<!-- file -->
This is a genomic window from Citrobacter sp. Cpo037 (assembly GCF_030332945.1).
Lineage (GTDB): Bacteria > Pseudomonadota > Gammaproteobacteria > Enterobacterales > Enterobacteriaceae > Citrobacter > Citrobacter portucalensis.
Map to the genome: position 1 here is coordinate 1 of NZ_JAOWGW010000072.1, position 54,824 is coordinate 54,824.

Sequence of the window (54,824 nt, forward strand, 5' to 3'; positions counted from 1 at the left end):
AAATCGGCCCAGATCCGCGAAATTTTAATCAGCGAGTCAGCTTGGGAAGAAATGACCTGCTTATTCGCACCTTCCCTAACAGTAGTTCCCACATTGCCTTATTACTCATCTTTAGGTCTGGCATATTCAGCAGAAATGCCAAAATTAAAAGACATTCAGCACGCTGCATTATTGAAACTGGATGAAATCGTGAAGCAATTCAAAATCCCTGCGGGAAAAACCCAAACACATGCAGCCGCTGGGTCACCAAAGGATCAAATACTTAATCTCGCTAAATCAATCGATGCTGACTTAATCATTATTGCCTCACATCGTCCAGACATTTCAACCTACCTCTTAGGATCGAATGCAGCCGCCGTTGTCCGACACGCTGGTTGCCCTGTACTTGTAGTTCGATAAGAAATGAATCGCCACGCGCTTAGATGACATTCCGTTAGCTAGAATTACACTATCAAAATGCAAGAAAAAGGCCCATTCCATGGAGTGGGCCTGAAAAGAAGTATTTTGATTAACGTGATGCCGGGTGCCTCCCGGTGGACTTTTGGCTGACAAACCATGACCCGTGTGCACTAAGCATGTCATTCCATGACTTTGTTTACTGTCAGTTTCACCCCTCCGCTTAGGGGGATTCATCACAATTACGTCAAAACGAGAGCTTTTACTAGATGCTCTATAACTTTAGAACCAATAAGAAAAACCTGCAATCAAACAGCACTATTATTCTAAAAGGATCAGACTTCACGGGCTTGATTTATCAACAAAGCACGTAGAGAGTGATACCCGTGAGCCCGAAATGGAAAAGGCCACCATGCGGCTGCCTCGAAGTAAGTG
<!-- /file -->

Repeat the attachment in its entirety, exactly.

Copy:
This is a genomic window from Citrobacter sp. Cpo037 (assembly GCF_030332945.1).
Lineage (GTDB): Bacteria > Pseudomonadota > Gammaproteobacteria > Enterobacterales > Enterobacteriaceae > Citrobacter > Citrobacter portucalensis.
Map to the genome: position 1 here is coordinate 1 of NZ_JAOWGW010000072.1, position 54,824 is coordinate 54,824.

Sequence of the window (54,824 nt, forward strand, 5' to 3'; positions counted from 1 at the left end):
AAATCGGCCCAGATCCGCGAAATTTTAATCAGCGAGTCAGCTTGGGAAGAAATGACCTGCTTATTCGCACCTTCCCTAACAGTAGTTCCCACATTGCCTTATTACTCATCTTTAGGTCTGGCATATTCAGCAGAAATGCCAAAATTAAAAGACATTCAGCACGCTGCATTATTGAAACTGGATGAAATCGTGAAGCAATTCAAAATCCCTGCGGGAAAAACCCAAACACATGCAGCCGCTGGGTCACCAAAGGATCAAATACTTAATCTCGCTAAATCAATCGATGCTGACTTAATCATTATTGCCTCACATCGTCCAGACATTTCAACCTACCTCTTAGGATCGAATGCAGCCGCCGTTGTCCGACACGCTGGTTGCCCTGTACTTGTAGTTCGATAAGAAATGAATCGCCACGCGCTTAGATGACATTCCGTTAGCTAGAATTACACTATCAAAATGCAAGAAAAAGGCCCATTCCATGGAGTGGGCCTGAAAAGAAGTATTTTGATTAACGTGATGCCGGGTGCCTCCCGGTGGACTTTTGGCTGACAAACCATGACCCGTGTGCACTAAGCATGTCATTCCATGACTTTGTTTACTGTCAGTTTCACCCCTCCGCTTAGGGGGATTCATCACAATTACGTCAAAACGAGAGCTTTTACTAGATGCTCTATAACTTTAGAACCAATAAGAAAAACCTGCAATCAAACAGCACTATTATTCTAAAAGGATCAGACTTCACGGGCTTGATTTATCAACAAAGCACGTAGAGAGTGATACCCGTGAGCCCGAAATGGAAAAGGCCACCATGCGGCTGCCTCGAAGTAAGTG